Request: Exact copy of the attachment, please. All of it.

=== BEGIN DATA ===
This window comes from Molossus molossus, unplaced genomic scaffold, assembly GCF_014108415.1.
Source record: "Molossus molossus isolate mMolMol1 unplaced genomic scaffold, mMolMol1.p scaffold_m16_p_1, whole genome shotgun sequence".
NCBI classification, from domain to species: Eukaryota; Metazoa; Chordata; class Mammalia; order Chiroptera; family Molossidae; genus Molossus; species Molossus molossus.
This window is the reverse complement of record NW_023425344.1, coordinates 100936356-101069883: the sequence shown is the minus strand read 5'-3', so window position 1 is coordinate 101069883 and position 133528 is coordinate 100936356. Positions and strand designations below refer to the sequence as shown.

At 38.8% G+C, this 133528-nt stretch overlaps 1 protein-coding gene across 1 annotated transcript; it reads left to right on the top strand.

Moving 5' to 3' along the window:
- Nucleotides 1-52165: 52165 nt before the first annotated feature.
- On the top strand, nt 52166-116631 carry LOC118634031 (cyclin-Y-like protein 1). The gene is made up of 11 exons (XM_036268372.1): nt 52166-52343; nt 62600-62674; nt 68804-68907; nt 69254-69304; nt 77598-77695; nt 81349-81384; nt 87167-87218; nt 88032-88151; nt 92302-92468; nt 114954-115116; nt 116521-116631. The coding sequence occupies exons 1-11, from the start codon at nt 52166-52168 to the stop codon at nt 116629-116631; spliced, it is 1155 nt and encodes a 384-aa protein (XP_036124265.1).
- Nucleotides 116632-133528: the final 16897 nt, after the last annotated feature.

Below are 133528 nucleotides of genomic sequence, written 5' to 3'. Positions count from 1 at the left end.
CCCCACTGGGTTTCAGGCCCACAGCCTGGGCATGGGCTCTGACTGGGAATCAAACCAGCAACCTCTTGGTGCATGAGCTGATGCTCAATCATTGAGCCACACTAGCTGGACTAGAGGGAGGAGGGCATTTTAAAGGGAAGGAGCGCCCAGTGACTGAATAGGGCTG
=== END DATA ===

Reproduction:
This window comes from Molossus molossus, unplaced genomic scaffold, assembly GCF_014108415.1.
Source record: "Molossus molossus isolate mMolMol1 unplaced genomic scaffold, mMolMol1.p scaffold_m16_p_1, whole genome shotgun sequence".
NCBI classification, from domain to species: Eukaryota; Metazoa; Chordata; class Mammalia; order Chiroptera; family Molossidae; genus Molossus; species Molossus molossus.
This window is the reverse complement of record NW_023425344.1, coordinates 100936356-101069883: the sequence shown is the minus strand read 5'-3', so window position 1 is coordinate 101069883 and position 133528 is coordinate 100936356. Positions and strand designations below refer to the sequence as shown.

At 38.8% G+C, this 133528-nt stretch overlaps 1 protein-coding gene across 1 annotated transcript; it reads left to right on the top strand.

Moving 5' to 3' along the window:
- Nucleotides 1-52165: 52165 nt before the first annotated feature.
- On the top strand, nt 52166-116631 carry LOC118634031 (cyclin-Y-like protein 1). The gene is made up of 11 exons (XM_036268372.1): nt 52166-52343; nt 62600-62674; nt 68804-68907; nt 69254-69304; nt 77598-77695; nt 81349-81384; nt 87167-87218; nt 88032-88151; nt 92302-92468; nt 114954-115116; nt 116521-116631. The coding sequence occupies exons 1-11, from the start codon at nt 52166-52168 to the stop codon at nt 116629-116631; spliced, it is 1155 nt and encodes a 384-aa protein (XP_036124265.1).
- Nucleotides 116632-133528: the final 16897 nt, after the last annotated feature.

Below are 133528 nucleotides of genomic sequence, written 5' to 3'. Positions count from 1 at the left end.
CCCCACTGGGTTTCAGGCCCACAGCCTGGGCATGGGCTCTGACTGGGAATCAAACCAGCAACCTCTTGGTGCATGAGCTGATGCTCAATCATTGAGCCACACTAGCTGGACTAGAGGGAGGAGGGCATTTTAAAGGGAAGGAGCGCCCAGTGACTGAATAGGGCTG